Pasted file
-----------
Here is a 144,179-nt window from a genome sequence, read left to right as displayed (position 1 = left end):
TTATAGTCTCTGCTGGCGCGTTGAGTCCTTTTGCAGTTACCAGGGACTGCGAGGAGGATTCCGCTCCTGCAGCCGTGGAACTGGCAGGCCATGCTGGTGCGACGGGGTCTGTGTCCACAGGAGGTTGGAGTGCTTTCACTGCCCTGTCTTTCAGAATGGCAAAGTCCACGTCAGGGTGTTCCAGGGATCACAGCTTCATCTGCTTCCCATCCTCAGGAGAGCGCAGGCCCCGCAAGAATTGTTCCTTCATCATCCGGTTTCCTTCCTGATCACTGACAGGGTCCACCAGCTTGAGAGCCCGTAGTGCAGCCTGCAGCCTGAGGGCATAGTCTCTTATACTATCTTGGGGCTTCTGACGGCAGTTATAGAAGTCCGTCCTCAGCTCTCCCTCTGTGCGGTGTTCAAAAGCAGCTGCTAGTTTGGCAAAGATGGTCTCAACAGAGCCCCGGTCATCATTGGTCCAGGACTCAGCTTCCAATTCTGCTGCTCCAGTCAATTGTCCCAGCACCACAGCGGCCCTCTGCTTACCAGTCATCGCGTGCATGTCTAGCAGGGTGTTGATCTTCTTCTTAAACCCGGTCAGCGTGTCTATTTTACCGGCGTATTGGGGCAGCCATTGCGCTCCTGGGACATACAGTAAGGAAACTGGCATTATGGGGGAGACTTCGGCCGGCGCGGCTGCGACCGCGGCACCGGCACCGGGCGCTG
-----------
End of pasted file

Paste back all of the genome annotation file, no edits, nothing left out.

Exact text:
Here is a 144,179-nt window from a genome sequence, read left to right as displayed (position 1 = left end):
TTATAGTCTCTGCTGGCGCGTTGAGTCCTTTTGCAGTTACCAGGGACTGCGAGGAGGATTCCGCTCCTGCAGCCGTGGAACTGGCAGGCCATGCTGGTGCGACGGGGTCTGTGTCCACAGGAGGTTGGAGTGCTTTCACTGCCCTGTCTTTCAGAATGGCAAAGTCCACGTCAGGGTGTTCCAGGGATCACAGCTTCATCTGCTTCCCATCCTCAGGAGAGCGCAGGCCCCGCAAGAATTGTTCCTTCATCATCCGGTTTCCTTCCTGATCACTGACAGGGTCCACCAGCTTGAGAGCCCGTAGTGCAGCCTGCAGCCTGAGGGCATAGTCTCTTATACTATCTTGGGGCTTCTGACGGCAGTTATAGAAGTCCGTCCTCAGCTCTCCCTCTGTGCGGTGTTCAAAAGCAGCTGCTAGTTTGGCAAAGATGGTCTCAACAGAGCCCCGGTCATCATTGGTCCAGGACTCAGCTTCCAATTCTGCTGCTCCAGTCAATTGTCCCAGCACCACAGCGGCCCTCTGCTTACCAGTCATCGCGTGCATGTCTAGCAGGGTGTTGATCTTCTTCTTAAACCCGGTCAGCGTGTCTATTTTACCGGCGTATTGGGGCAGCCATTGCGCTCCTGGGACATACAGTAAGGAAACTGGCATTATGGGGGAGACTTCGGCCGGCGCGGCTGCGACCGCGGCACCGGCACCGGGCGCTG